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Come Fly With Me..............!!!! | by Connie Lemperle
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Come Fly With Me..............!!!!

© All Rights Reserved - No Usage Allowed in Any Form Without the Written Consent of Connie Lemperle/ lemperleconnie or the Cincinnati Zoo & Botanical Garden

 

Link to Cincinnati Zoo..............Moluccan Cockatoo

www.cincinnatizoo.org/

 

From Wikipedia, the free encyclopedia

 

At Cincinnati Zoo

Conservation status

 

Vulnerable (IUCN 3.1)

Scientific classification

Kingdom: Animalia

 

Phylum: Chordata

 

Class: Aves

 

Order: Psittaciformes

 

Family: Cacatuidae

 

Subfamily: Cacatuinae

 

Genus: Cacatua

 

Subgenus: Cacatua

 

Species: C. moluccensis

 

 

Binomial name

Cacatua moluccensis

(Gmelin, 1788)

The Moluccan Cockatoo, Cacatua moluccensis also known as Salmon-crested Cockatoo is a cockatoo endemic to south Moluccas in eastern Indonesia. At 50 cm, it is among the largest of the white cockatoos. The female is larger than the males on average. It has white-pink feathers with a definite peachy glow, a slight yellow on the underwing and underside of the tail feathers and a large retractable recumbent crest which it raises when threatened, revealing hitherto concealed bright red-orange plumes to frighten potential attackers (may also be raised in excitement, or other 'emotional' displays). It also has one of the louder calls in the parrot world and in captivity is a capable mimic.

 

In the wild the Moluccan Cockatoo inhabits lowland forests below 1000m. The diet consists mainly of seeds, nuts and fruit, as well as coconuts.

 

Status in the wild

The Moluccan Cockatoo is a vulnerable species, and has been listed on appendix I of CITES since 1989, which makes trade in wild-caught birds illegal. Trade in captive bred birds is legal only with appropriate CITES certification. Numbers have declined due to illegal trapping for the cage-bird trade and habitat loss. During the height of the trapping of this species over 6,000 birds were being removed from the wild per year. It has a stronghold in Manusela National Park on Seram, although even today some illegal trapping continues.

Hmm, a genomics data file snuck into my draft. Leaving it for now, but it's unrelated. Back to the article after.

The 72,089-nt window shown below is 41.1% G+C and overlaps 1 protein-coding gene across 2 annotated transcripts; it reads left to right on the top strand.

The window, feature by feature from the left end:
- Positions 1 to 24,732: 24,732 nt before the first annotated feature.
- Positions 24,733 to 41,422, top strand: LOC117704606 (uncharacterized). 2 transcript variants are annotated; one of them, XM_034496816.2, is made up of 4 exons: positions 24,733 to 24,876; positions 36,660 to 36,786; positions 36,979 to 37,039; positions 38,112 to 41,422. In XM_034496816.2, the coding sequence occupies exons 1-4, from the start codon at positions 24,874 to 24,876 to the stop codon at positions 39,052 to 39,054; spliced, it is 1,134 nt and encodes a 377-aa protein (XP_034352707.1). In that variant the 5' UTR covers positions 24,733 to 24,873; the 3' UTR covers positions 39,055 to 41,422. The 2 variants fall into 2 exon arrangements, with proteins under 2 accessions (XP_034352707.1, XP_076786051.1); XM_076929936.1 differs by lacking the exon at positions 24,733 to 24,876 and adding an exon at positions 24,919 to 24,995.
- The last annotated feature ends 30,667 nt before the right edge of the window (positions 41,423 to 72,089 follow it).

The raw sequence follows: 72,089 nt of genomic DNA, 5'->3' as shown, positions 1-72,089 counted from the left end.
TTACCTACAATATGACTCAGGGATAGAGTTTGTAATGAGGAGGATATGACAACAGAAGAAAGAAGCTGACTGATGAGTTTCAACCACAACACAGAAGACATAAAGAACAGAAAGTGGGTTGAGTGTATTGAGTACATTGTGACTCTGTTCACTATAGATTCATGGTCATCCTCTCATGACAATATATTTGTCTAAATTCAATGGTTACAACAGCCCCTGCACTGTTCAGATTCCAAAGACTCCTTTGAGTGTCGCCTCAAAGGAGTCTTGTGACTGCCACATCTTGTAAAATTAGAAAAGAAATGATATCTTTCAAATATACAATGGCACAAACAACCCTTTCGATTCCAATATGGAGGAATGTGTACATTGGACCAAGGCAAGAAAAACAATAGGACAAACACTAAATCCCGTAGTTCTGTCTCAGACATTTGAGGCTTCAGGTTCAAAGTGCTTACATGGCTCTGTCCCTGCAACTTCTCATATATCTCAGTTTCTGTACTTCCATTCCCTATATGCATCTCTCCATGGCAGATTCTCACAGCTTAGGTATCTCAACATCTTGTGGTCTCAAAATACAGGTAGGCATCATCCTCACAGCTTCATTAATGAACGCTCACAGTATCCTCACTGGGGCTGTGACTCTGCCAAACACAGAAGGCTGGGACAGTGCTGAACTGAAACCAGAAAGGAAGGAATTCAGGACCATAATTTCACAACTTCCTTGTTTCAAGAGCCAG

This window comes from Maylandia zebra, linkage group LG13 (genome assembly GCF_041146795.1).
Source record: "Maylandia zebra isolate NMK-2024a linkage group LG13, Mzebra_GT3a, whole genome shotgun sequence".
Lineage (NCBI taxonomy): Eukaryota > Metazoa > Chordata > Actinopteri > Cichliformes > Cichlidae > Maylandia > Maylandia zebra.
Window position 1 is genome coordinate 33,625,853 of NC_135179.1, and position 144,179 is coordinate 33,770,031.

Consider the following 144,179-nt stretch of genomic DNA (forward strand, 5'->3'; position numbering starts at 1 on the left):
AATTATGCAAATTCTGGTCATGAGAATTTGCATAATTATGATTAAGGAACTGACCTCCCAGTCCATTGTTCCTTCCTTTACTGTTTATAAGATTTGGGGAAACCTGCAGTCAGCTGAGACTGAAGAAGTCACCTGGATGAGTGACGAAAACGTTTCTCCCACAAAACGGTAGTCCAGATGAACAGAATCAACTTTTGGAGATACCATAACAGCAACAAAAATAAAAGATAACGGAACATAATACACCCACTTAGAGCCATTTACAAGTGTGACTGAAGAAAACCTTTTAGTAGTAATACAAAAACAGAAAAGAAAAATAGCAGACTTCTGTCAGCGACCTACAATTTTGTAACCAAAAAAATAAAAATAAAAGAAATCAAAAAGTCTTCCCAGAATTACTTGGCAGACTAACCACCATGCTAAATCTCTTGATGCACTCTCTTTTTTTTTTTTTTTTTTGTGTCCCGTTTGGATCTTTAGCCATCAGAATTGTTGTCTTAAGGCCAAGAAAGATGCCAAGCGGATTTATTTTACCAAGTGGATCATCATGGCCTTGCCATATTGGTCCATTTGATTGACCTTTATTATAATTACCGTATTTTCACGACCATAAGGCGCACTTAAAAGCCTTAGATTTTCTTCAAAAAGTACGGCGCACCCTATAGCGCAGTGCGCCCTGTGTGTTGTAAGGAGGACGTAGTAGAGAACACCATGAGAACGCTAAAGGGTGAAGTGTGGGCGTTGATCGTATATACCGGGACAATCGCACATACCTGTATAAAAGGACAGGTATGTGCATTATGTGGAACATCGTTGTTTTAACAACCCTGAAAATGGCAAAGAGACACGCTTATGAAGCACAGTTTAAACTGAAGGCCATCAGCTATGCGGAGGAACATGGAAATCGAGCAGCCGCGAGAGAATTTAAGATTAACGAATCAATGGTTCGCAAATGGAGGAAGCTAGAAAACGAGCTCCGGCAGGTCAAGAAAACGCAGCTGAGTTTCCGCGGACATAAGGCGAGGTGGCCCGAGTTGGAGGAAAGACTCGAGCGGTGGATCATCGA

Aviculture

The Moluccan Cockatoo can no longer be imported into the United States because it is listed on the Wild Bird Conservation Act. However, they are being bred in captivity. They are popular for their beauty and trainability (which makes them popular in trained bird shows). The Moluccan Cockatoo is widely considered to be the one of the most demanding parrots to keep as a pet due to their high intelligence, large size, potential noise level, and need to chew. Moluccan cockatoos require a very large and very sturdy cage or aviary. Moluccans are highly social and pets can be extremely cuddly, affectionate, and gentle birds. This can lead to problems if a young cockatoo is spoiled with a great deal of attention and cuddling when young and does not get the opportunity to learn to play with toys, forage, or otherwise entertain itself. Moluccan cockatoos require a great deal of attention and activity to remain healthy and well-adjusted. Attention and training from human caregivers is important in keeping them occupied, as are chewable toys and foraging toys that require them to work for their food. As with most large cockatoos, the Moluccan Cockatoo may develop health and behavioral problems such as feather-plucking and aggression if not provided with the appropriate environment, attention, and enrichment opportunities.

 

 

Uncropped

 

Note_______________________________________________________________

I will be busy for awhile today. I have so much work around my house that I'm trying to catch up on. Wish I had a maid but my husband doesn't want the job. LOL! Yesterday I ended up not being on Flickr much at all so I want to apologize for missing so many of your beautiful photos. I hope to eventually catch up. It's still very hard for me to sit at my computer for long periods but I'll do my best. Thanks so much for all your kind comments and invites. I really appreciate you all and treasure my friendships here on flickr. I hope everyone has a mighty fine day!

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Taken on June 5, 2009